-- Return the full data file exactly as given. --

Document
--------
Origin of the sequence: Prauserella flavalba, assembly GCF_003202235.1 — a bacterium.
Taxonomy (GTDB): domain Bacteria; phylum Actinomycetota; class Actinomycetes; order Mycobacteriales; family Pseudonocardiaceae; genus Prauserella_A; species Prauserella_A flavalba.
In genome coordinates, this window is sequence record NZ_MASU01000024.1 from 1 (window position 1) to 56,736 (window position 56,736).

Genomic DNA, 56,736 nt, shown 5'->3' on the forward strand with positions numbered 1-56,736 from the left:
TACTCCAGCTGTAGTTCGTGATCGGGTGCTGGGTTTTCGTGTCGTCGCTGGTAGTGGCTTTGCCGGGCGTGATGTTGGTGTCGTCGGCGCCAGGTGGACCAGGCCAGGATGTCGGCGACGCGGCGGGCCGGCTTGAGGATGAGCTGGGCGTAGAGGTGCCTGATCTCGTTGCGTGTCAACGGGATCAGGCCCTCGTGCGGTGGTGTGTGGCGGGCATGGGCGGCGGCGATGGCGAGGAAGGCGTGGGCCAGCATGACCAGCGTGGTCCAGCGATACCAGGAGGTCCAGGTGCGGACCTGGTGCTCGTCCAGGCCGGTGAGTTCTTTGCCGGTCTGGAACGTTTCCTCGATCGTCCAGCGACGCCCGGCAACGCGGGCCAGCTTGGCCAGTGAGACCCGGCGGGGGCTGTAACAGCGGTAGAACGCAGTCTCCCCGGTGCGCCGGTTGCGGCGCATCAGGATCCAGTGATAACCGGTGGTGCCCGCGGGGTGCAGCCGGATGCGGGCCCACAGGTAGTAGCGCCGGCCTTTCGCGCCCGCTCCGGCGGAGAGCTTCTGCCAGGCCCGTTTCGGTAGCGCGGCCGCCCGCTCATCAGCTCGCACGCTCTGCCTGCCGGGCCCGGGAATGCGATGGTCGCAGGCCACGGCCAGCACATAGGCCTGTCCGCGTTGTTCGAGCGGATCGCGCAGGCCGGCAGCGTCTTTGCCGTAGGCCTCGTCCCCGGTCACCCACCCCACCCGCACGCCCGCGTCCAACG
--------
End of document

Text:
Origin of the sequence: Prauserella flavalba, assembly GCF_003202235.1 — a bacterium.
Taxonomy (GTDB): domain Bacteria; phylum Actinomycetota; class Actinomycetes; order Mycobacteriales; family Pseudonocardiaceae; genus Prauserella_A; species Prauserella_A flavalba.
In genome coordinates, this window is sequence record NZ_MASU01000024.1 from 1 (window position 1) to 56,736 (window position 56,736).

Genomic DNA, 56,736 nt, shown 5'->3' on the forward strand with positions numbered 1-56,736 from the left:
TACTCCAGCTGTAGTTCGTGATCGGGTGCTGGGTTTTCGTGTCGTCGCTGGTAGTGGCTTTGCCGGGCGTGATGTTGGTGTCGTCGGCGCCAGGTGGACCAGGCCAGGATGTCGGCGACGCGGCGGGCCGGCTTGAGGATGAGCTGGGCGTAGAGGTGCCTGATCTCGTTGCGTGTCAACGGGATCAGGCCCTCGTGCGGTGGTGTGTGGCGGGCATGGGCGGCGGCGATGGCGAGGAAGGCGTGGGCCAGCATGACCAGCGTGGTCCAGCGATACCAGGAGGTCCAGGTGCGGACCTGGTGCTCGTCCAGGCCGGTGAGTTCTTTGCCGGTCTGGAACGTTTCCTCGATCGTCCAGCGACGCCCGGCAACGCGGGCCAGCTTGGCCAGTGAGACCCGGCGGGGGCTGTAACAGCGGTAGAACGCAGTCTCCCCGGTGCGCCGGTTGCGGCGCATCAGGATCCAGTGATAACCGGTGGTGCCCGCGGGGTGCAGCCGGATGCGGGCCCACAGGTAGTAGCGCCGGCCTTTCGCGCCCGCTCCGGCGGAGAGCTTCTGCCAGGCCCGTTTCGGTAGCGCGGCCGCCCGCTCATCAGCTCGCACGCTCTGCCTGCCGGGCCCGGGAATGCGATGGTCGCAGGCCACGGCCAGCACATAGGCCTGTCCGCGTTGTTCGAGCGGATCGCGCAGGCCGGCAGCGTCTTTGCCGTAGGCCTCGTCCCCGGTCACCCACCCCACCCGCACGCCCGCGTCCAACG